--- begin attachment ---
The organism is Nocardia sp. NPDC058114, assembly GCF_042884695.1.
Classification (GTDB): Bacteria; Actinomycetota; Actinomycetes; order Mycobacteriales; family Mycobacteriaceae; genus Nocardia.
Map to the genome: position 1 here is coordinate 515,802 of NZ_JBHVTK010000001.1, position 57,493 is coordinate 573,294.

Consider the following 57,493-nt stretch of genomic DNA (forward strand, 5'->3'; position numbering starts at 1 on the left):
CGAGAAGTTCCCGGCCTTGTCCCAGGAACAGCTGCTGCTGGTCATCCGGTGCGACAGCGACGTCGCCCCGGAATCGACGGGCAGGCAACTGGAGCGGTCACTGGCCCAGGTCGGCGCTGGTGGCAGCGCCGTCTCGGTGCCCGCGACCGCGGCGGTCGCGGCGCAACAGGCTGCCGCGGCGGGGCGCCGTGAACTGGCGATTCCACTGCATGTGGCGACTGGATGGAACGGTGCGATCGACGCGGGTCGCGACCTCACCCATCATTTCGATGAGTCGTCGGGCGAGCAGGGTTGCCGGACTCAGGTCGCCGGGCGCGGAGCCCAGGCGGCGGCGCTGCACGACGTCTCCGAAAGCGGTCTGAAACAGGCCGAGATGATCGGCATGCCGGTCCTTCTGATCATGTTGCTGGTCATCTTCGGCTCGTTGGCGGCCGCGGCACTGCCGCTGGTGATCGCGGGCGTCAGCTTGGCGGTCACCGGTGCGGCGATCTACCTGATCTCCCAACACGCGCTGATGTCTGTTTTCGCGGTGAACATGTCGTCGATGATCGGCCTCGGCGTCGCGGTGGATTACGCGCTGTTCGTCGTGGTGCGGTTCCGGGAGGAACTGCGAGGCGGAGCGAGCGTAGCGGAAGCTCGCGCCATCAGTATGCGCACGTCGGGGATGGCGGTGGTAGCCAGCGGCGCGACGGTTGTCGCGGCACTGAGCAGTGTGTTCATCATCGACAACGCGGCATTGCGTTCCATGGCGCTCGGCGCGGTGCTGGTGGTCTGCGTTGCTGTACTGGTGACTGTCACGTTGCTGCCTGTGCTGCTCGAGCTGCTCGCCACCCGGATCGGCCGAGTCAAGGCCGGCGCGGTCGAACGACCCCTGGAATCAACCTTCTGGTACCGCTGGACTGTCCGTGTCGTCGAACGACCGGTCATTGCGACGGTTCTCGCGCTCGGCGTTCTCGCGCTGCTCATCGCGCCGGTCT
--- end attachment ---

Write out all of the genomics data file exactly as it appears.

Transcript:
The organism is Nocardia sp. NPDC058114, assembly GCF_042884695.1.
Classification (GTDB): Bacteria; Actinomycetota; Actinomycetes; order Mycobacteriales; family Mycobacteriaceae; genus Nocardia.
Map to the genome: position 1 here is coordinate 515,802 of NZ_JBHVTK010000001.1, position 57,493 is coordinate 573,294.

Consider the following 57,493-nt stretch of genomic DNA (forward strand, 5'->3'; position numbering starts at 1 on the left):
CGAGAAGTTCCCGGCCTTGTCCCAGGAACAGCTGCTGCTGGTCATCCGGTGCGACAGCGACGTCGCCCCGGAATCGACGGGCAGGCAACTGGAGCGGTCACTGGCCCAGGTCGGCGCTGGTGGCAGCGCCGTCTCGGTGCCCGCGACCGCGGCGGTCGCGGCGCAACAGGCTGCCGCGGCGGGGCGCCGTGAACTGGCGATTCCACTGCATGTGGCGACTGGATGGAACGGTGCGATCGACGCGGGTCGCGACCTCACCCATCATTTCGATGAGTCGTCGGGCGAGCAGGGTTGCCGGACTCAGGTCGCCGGGCGCGGAGCCCAGGCGGCGGCGCTGCACGACGTCTCCGAAAGCGGTCTGAAACAGGCCGAGATGATCGGCATGCCGGTCCTTCTGATCATGTTGCTGGTCATCTTCGGCTCGTTGGCGGCCGCGGCACTGCCGCTGGTGATCGCGGGCGTCAGCTTGGCGGTCACCGGTGCGGCGATCTACCTGATCTCCCAACACGCGCTGATGTCTGTTTTCGCGGTGAACATGTCGTCGATGATCGGCCTCGGCGTCGCGGTGGATTACGCGCTGTTCGTCGTGGTGCGGTTCCGGGAGGAACTGCGAGGCGGAGCGAGCGTAGCGGAAGCTCGCGCCATCAGTATGCGCACGTCGGGGATGGCGGTGGTAGCCAGCGGCGCGACGGTTGTCGCGGCACTGAGCAGTGTGTTCATCATCGACAACGCGGCATTGCGTTCCATGGCGCTCGGCGCGGTGCTGGTGGTCTGCGTTGCTGTACTGGTGACTGTCACGTTGCTGCCTGTGCTGCTCGAGCTGCTCGCCACCCGGATCGGCCGAGTCAAGGCCGGCGCGGTCGAACGACCCCTGGAATCAACCTTCTGGTACCGCTGGACTGTCCGTGTCGTCGAACGACCGGTCATTGCGACGGTTCTCGCGCTCGGCGTTCTCGCGCTGCTCATCGCGCCGGTCT